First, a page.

On April 9, 1989, the roll of the 90-member Consulting Committee for the Basic Law of the MSAR was made public.
On April 10, 1991, the Sino-Portuguese Joint Liaison Group signed an agreement confirming the official status of the Chinese language in Macao.
On December 11, 1991, the Macao Visa Office of the PRC was set up.
On December 12, 1991, the cabinet of Portuguese issued a decree allowing the Chinese language to enjoy the same official status and legal power as the Portuguese language in Macao.
On January 13-15, 1993, the Drafting Committee for the Basic Law of the MSAR, at the ninth plenary session, adopted a draft Basic Law of the MSAR and draft patterns of MSAR’ s regional flag and emblem.
On March 31, 1993, the First Session of the Eighth NPC Standing Committee examined and approved the draft Basic Law of the MSAR. The session also passed resolutions on the establishment of the MSAR and methods for the formation of the first government, legislative council and judicial organs of the MSAR. It also approved the regional flag and emblem of the MSAR.
On March 31, 1993, President Jiang Zemin issued a presidential decree on publishing the Basic Law of the MSAR of the PRC and its annexes that will go into effect on December 20, 1999.
On April 29, 1998, the Second Session of the NPC Standing Committee approved the roll of the Preparatory Committee for the MSAR..
On May 5, 1998, the Preparatory Committee for the MSAR was set up in Beijing. On the same day, a countdown board on the homecoming of Macao was put up into use on the eastern side of Tian’anmen Square in Beijing.
On September 18, 1998, the Preparatory Committee held its third plenary meeting in Beijing, at which Chairman Qian Qichen announced that the central government has decided to send an appropriate number of troops to Macao at the time of the establishment of the MSAR.
On April 10, 1999, the Seventh Plenary Meeting of the Preparatory Committee for the MSAR elected a 200-member Selection Committee for the First Government of the MSAR.
On May 15, 1999, the Selection Committee elected Edmund Ho Hau Wah何厚铧first Chief Executive of the MSAR, with 163 votes in favour.
On May 20, 1999, Premier Zhu Rongji issued a State Council decree appointing Edmund Ho Hua Wah first Chinef Executive of the MSAR of the PRC.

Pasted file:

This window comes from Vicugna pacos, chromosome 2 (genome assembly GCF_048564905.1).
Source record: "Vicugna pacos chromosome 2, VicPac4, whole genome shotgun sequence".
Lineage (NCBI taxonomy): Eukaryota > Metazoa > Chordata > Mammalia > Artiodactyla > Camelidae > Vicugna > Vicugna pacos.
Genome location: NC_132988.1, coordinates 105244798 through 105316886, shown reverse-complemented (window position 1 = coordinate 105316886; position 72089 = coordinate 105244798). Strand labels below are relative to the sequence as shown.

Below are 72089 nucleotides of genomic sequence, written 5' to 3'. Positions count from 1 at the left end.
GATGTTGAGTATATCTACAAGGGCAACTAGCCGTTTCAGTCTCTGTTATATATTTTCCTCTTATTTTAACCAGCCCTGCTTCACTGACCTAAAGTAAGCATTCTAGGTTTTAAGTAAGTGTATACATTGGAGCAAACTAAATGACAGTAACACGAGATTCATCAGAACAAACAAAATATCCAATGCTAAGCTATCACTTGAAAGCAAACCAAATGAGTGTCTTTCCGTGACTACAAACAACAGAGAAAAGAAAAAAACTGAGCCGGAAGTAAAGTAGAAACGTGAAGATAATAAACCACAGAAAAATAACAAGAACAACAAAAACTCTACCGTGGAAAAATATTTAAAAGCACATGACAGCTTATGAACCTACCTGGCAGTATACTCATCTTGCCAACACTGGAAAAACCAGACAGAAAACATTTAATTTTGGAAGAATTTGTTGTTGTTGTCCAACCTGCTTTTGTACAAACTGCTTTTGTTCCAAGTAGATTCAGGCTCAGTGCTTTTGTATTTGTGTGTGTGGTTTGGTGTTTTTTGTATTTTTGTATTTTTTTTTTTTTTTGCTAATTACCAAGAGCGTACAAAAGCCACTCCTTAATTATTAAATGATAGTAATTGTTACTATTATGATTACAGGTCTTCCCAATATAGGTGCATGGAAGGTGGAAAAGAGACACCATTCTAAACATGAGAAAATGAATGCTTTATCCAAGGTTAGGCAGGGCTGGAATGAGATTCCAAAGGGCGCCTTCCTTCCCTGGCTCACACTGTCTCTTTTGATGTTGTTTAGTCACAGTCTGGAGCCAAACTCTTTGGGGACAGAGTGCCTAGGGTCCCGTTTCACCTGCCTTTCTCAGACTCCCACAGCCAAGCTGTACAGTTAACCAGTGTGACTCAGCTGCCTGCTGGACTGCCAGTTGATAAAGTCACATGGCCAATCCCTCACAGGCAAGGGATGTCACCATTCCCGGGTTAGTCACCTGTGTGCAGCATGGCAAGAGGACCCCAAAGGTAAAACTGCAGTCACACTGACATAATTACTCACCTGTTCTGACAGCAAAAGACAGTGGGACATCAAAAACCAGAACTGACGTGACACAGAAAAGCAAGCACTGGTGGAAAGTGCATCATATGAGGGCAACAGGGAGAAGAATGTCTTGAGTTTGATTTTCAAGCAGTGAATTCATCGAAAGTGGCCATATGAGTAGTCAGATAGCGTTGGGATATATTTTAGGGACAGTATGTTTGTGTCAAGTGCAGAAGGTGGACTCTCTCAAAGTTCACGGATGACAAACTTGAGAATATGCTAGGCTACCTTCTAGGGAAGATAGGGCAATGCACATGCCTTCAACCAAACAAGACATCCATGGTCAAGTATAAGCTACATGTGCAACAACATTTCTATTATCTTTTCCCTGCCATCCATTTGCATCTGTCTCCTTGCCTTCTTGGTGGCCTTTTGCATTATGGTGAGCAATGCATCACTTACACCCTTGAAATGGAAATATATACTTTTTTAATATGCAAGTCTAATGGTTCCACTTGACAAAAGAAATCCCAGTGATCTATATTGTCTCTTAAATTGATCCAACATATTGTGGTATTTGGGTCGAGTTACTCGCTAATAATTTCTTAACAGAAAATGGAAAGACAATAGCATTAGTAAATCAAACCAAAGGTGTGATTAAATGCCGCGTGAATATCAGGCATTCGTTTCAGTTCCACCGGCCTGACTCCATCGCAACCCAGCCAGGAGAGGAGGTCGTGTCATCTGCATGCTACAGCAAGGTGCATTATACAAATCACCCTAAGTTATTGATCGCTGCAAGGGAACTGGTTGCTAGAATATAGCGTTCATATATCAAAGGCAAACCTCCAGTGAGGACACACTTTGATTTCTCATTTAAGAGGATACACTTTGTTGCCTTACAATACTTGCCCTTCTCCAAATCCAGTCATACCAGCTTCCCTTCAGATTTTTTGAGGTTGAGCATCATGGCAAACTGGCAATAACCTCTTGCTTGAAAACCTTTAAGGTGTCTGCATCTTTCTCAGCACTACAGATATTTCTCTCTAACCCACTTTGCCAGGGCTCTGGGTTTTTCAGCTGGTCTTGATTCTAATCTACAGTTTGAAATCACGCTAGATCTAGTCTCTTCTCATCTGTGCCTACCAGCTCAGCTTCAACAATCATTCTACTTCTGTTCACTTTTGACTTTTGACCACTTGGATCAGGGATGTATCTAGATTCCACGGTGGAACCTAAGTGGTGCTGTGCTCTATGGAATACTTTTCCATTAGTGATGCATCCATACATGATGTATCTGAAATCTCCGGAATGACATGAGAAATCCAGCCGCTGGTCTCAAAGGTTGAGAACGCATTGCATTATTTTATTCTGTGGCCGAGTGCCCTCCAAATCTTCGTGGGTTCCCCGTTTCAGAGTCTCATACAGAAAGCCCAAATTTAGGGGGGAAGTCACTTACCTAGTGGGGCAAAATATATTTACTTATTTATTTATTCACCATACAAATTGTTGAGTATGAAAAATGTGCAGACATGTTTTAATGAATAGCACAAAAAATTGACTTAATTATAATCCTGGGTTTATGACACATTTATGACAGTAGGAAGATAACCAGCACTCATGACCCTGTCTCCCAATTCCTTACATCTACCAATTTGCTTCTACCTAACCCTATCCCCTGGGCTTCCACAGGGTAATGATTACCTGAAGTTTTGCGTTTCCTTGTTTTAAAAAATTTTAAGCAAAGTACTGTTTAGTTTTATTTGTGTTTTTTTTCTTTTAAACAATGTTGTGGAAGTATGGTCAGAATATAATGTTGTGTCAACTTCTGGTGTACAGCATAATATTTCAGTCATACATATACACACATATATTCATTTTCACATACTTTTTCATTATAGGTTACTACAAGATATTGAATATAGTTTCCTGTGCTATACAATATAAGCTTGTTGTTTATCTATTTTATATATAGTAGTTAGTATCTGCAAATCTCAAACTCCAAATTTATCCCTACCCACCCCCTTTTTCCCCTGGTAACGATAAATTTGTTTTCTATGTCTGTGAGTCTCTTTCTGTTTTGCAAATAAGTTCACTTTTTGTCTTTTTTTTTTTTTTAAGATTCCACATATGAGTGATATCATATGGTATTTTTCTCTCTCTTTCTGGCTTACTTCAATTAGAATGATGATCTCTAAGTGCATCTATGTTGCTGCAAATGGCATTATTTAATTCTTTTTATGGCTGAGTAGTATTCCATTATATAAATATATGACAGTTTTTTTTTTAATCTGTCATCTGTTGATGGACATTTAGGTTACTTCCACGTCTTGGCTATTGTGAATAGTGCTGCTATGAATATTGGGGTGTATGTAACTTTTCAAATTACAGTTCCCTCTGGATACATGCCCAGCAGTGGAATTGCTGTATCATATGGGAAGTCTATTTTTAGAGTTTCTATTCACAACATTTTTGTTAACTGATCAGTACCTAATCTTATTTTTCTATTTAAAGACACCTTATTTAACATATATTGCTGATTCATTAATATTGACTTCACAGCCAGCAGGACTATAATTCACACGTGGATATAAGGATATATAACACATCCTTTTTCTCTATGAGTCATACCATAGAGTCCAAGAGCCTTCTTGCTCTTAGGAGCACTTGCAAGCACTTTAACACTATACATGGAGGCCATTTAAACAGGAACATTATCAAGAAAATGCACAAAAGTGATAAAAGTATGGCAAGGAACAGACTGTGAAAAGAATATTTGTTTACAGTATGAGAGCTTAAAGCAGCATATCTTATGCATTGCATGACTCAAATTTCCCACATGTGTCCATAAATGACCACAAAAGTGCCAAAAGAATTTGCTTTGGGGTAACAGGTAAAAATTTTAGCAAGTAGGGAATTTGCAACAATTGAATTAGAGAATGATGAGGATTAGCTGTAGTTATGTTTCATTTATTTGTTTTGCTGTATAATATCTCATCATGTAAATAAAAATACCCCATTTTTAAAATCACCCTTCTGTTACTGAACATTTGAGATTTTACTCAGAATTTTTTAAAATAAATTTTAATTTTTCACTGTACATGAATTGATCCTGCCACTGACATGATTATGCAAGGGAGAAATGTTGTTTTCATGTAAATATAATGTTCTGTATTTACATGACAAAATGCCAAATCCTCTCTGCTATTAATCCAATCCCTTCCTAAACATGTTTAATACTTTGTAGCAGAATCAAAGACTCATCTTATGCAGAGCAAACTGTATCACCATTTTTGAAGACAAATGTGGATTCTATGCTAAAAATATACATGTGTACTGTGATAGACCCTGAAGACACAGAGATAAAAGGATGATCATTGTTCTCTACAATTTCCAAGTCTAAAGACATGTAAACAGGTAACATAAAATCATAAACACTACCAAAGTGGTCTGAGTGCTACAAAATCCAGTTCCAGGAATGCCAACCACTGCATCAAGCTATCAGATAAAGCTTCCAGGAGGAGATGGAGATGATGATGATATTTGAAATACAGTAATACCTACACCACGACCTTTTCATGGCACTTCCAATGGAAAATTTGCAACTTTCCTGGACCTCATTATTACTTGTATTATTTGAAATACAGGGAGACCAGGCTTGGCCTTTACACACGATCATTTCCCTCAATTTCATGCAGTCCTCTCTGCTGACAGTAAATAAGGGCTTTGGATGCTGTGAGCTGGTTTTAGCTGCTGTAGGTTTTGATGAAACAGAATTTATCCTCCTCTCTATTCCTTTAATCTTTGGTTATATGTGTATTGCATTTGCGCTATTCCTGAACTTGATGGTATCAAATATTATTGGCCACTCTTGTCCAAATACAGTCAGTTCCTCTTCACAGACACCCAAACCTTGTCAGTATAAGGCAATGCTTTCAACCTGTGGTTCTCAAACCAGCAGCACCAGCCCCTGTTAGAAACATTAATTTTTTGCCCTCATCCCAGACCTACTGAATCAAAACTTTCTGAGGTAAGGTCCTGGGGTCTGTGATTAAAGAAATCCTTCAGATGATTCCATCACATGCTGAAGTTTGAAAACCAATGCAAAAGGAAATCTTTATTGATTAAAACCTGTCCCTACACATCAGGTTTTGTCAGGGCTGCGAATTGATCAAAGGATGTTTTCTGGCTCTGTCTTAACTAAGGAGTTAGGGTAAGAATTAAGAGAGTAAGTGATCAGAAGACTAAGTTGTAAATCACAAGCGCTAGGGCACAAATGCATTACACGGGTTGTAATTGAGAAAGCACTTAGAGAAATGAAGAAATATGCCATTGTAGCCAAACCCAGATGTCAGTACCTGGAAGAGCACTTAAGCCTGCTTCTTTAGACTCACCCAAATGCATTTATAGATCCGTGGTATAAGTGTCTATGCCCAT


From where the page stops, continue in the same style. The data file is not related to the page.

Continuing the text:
On June 28, 1999, the Ninth NPC Standing Committee passed the Garrison Law of the MSAR at its 10th session.
On August 12, 1999, the central government appointed seven key government officials and procurator general of the MSAR upon nomination by Chief Executive of the MSAR Edmund Ho Hua Wah.
On October7, 1999, Chief Executive Edmund Ho Hau Wah nominated heads of courts of three levels in Macao.
On October 12, 1999, the First Legislative Council of the MSAR held its first plenary meeting and elected Susana Chou its chairman and Lau Cheok Va its vice chairman.
On October 19, 1999, China submitted to the United Nations the first batch of international multilateral agreements that will be applicable in Macao after its homecoming on December 20, 1999.
On October 25, 1999, the 12th Session of the Ninth NPC Standing Committee passed resolutions to abolish 12 existing laws in Macao upon the homecoming of Macao since they contravene the Basic Law of the MSAR.
On November 10, 1999, China’s State Council and Central Military Commission Jointly declared the formation of the MSAR Garrison to be sent to the region by the central government of the PRC.
On November 19, 1999, the preparatory Committee of the MSAR held its 13th and last plenary meeting in Zhuhai, Guangdong Province.
On December 20, 1999, the People’s Republic of China resumed the exercise of sovereignty over Macao.
On December 20, 2000, Jiang Zemin, general secretary of the Communist Party of China Central Committee, Chinese State president and chairman of the Central Military Commission went to Macao to attend activities celebrating the first anniversary of Macao’s return to the motherland.
Macao is a free harbour with low tax systems it has the advantage of neighbouring Pearl River Delta, the richest part of Guangdong Province.
Macao is called “an oriental gem.” And it has sparkled with a brighter economy since 2000.
More About Macao
- Chronicle of Macao
The Chronicle Of Macao Before And After Nightlife And Gambling.